HMRC guidance: difficulties with out-of-date, inaccurate and hard to find guidance

The impact of unclear and out-of-date guidance can be a significant barrier to the smooth and fair operation of the tax system. This is an issue that our members regularly contact us about. What can be done to improve the current situation?

The role of guidance is crucial in communicating to self-assessing taxpayers, and their agents, what HMRC’s interpretation of the law is, particularly when dealing with areas of complexity. The CIOT’s view is that HMRC’s guidance and manuals should enable individuals and businesses to understand their rights and obligations in relation to taxation, enabling them to comply without risk of error or penalty.

There are many issues relating to HMRC guidance but they can largely be distilled into three categories:

Quality and accuracy of content: widespread inaccurate, out-of-date, unclear guidance prevents access to current HMRC policy, leading to legal uncertainty, errors, penalties, misrepresentation and disputes.

  1. Availability, timing and processes: GOV.UK rules of engagement are sometimes restrictive. It can be excessively difficult to find HMRC’s latest policy position; for taxpayers, advisers and HMRC staff. Timely guidance needs to be prepared and available in anticipation of future changes, not afterwards (recently, for example, for the Trust Registration Scheme).
  2. Reliance and status: it is unclear to what extent taxpayers and the courts can rely on different types of guidance

What is the CIOT doing about this?

The CIOT has a cross-tax project underway (linking with ATT and LITRG). These issues affect most sub-committees and the CIOT receives regular reports from members about difficulties they face with guidance. The CIOT project seeks to join up some dots (both within the CIOT and in HMRC/ HMT), collate the wide variety of issues (using a working log) and identify themes and priorities. We have shared these findings with HMRC, HMT and the Office of Tax simplification (as well as our Technical Committee members) and continue to follow up activity in the key areas.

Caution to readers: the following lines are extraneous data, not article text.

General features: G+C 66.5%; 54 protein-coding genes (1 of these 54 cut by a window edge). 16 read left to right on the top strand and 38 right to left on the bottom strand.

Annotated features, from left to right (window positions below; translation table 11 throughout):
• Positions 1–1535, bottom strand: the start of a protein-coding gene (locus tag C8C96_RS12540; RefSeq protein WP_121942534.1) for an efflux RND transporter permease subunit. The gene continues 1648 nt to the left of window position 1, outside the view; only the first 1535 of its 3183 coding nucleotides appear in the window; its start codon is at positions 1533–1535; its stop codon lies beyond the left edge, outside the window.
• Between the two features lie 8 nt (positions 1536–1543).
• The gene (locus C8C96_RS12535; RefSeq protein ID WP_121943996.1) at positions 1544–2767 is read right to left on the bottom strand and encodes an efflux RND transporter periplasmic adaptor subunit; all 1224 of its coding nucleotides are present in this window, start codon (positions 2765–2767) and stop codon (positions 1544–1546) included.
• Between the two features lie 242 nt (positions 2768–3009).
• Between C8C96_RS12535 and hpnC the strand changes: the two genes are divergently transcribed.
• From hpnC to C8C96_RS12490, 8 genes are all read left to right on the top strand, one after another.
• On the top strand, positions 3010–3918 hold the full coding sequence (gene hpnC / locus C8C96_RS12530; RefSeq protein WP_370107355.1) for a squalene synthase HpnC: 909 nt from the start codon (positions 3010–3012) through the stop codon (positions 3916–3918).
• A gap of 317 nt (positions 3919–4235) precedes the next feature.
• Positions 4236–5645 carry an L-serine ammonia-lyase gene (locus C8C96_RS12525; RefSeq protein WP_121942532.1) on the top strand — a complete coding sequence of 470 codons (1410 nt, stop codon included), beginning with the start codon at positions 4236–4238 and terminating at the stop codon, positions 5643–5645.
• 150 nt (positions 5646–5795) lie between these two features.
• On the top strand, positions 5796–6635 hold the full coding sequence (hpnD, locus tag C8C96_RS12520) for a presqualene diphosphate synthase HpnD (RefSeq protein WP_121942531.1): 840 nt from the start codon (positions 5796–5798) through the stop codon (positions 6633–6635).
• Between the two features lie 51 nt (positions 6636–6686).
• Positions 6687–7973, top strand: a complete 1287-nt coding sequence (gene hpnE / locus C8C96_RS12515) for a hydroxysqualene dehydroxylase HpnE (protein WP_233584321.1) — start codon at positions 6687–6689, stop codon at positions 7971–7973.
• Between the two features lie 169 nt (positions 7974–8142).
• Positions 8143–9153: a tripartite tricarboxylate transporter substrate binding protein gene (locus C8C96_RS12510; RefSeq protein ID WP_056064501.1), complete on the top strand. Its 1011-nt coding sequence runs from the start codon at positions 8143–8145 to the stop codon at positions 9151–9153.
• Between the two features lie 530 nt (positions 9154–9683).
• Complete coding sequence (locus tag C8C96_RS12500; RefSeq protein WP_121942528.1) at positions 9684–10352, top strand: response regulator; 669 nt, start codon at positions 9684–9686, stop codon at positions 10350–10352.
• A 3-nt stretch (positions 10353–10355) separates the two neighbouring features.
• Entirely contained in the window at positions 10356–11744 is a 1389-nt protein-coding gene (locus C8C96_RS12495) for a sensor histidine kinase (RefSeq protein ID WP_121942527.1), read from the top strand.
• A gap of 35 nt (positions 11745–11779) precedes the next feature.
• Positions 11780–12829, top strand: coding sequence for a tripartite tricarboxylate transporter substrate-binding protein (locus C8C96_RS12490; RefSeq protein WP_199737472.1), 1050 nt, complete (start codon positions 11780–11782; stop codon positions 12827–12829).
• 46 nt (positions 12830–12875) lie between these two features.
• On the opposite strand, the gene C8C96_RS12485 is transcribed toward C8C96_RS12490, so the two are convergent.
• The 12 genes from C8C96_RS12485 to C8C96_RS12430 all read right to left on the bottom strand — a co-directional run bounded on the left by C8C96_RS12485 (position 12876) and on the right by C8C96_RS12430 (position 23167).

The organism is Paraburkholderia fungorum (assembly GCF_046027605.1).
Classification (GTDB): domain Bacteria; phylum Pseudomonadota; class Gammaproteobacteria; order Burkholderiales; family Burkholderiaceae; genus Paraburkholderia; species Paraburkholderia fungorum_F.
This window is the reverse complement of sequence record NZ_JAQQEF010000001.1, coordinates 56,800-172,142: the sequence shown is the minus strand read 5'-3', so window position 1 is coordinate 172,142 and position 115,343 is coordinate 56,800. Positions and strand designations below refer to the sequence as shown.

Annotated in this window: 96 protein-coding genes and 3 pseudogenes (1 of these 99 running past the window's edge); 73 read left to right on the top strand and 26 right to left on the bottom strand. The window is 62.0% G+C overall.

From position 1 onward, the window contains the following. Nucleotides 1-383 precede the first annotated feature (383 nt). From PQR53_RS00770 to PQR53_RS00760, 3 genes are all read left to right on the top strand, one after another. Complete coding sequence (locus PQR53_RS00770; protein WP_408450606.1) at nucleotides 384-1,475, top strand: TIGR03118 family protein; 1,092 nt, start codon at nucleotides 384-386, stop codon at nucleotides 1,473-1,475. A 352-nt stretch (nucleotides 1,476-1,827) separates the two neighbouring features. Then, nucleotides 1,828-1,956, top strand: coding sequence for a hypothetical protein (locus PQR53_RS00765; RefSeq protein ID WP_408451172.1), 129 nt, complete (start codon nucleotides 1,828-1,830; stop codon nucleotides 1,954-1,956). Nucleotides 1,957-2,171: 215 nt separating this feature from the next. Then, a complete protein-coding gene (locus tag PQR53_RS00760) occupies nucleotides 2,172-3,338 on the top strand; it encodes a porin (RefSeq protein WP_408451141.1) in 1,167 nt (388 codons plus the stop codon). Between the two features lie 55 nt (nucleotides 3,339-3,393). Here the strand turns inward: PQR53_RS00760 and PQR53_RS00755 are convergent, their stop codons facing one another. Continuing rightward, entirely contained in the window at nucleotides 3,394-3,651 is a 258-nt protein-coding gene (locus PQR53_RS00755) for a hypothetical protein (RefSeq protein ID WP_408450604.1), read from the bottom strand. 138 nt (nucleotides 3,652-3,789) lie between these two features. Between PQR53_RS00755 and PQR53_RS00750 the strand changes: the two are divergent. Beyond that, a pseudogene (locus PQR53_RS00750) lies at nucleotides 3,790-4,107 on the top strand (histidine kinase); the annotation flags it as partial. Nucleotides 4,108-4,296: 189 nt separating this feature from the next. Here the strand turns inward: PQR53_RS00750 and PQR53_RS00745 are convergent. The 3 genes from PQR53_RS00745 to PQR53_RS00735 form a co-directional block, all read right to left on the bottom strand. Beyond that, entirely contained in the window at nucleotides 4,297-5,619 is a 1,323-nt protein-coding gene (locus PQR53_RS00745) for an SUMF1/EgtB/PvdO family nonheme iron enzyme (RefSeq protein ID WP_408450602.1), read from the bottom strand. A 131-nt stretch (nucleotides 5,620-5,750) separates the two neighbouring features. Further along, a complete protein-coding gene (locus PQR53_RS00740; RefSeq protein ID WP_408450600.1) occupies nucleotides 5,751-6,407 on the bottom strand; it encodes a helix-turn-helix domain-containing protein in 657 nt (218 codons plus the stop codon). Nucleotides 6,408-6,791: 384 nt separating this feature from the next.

In March, CIOT representatives met with the Rt Hon Mel Stride MP, Financial Secretary to the Treasury (FST) and the project leads for HMRC’s own internal guidance project and agent strategy review. We discussed this variety of issues and provided the FST with examples of guidance issues that we would like to see addressed.

We now have a greater understanding of HMRC’s own internal guidance project (ongoing to 2020) and the factors which are driving decisions. It is clear that the CIOT’s work can positively contribute to this and the FST and HMRC are keen to support and promote initiatives to improve guidance including engagement with the CIOT and other bodies. We plan to liaise further in May/June.

Prior to meeting with the FST, there have been many meetings with CIOT, ATT, LITRG and HMRC and Government Digital Services (GDS) on a range of issues, as well as correspondence and discussion on guidance at many forums where we have CIOT representatives, for example, HMRC’s Joint VAT Consultative Committee.

The Office of Tax Simplification recently made recommendations on improving guidance in its VAT review, which were accepted by the Chancellor. We met with the OTS in April to explore this further.

What can taxpayers and advisers do to help?

Please continue to send brief examples of issues with guidance to, including examples of the impact these have. Your experience is invaluable.

For Indirect Tax issues, HMRC have a dedicated email address to report guidance issues to: We encourage our members to use this and should be grateful if you would copy in so that we can monitor progress with HMRC.

The beta versions of the Property Income Manual and Business Income Manual now have a feedback loop directly to the technical specialists – see PIM feedback and BIM feedback.

We would also encourage use of the ‘Is this page useful?’ link at the bottom of every GOV.UK page. Responses via this route automatically feed-in to management information that HMRC are closely monitoring to identify deficient guidance and will play a key part in prioritising decisions.

We anticipate that guidance will become even more important with the pace of change and increase in secondary legislation that will come with Brexit and Making Tax Digital.